I don’t know of a more beautiful story in English history than this one. The Iron Duke of Wellington was a hero beyond any who ever lived in English history. He saved England and Europe from the ravages of the Napoleonic wars, the Duke of Wellington. As I have read and studied, it would be almost impossible to describe the depth of reverence that the Englishman felt for the Duke of Wellington. Well, he was an Anglican, that’s where the Methodists got their habit of kneeling there, they once were a part of the Anglican Church, and in the Anglican Church they kneel at the altar and receive the elements of the Lord’s Supper. So the iron Duke of Wellington came and knelt to receive from the officiating minister the bread and the wine. And when he knelt so, there came a ragged poor man off the street. And not knowing who the great Duke was kneeling there, knelt also by his side. And the officiating minister, seeing it, walked over to the poor man and said, "You move over, you move over; don’t you see this is the great Duke of Wellington by your side? You move over." And of course the Duke heard it, and looking up from his knees into the eyes of the officiating minister said, "Leave him alone, leave him alone; we’re all equal here before the Lord."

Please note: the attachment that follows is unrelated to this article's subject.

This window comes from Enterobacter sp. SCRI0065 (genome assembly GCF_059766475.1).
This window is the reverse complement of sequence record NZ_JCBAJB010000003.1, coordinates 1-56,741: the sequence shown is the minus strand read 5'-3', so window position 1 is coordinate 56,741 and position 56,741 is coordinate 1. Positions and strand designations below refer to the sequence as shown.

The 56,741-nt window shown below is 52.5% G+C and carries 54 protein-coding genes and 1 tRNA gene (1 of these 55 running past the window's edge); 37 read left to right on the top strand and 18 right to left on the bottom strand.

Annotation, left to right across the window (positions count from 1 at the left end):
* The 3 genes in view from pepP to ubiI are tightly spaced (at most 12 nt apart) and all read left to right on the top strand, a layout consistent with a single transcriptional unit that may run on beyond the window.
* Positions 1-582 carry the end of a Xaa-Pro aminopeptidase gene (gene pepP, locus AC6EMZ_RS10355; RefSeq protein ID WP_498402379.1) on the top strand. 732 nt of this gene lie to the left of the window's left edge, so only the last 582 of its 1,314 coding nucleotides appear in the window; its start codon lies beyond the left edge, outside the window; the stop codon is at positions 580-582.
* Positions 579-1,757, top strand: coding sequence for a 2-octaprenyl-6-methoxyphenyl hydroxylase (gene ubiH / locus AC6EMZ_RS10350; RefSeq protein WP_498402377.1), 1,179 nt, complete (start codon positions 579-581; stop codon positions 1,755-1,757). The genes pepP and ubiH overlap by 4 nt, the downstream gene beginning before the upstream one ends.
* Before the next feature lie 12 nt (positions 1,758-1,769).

How very true. We are all equal before the Lord. There is no great and there’s no small. There are no far and no nigh. There are no colored, there are no white. There are no male, there is no female. We’re all alike, just born souls who need the grace and love of Jesus.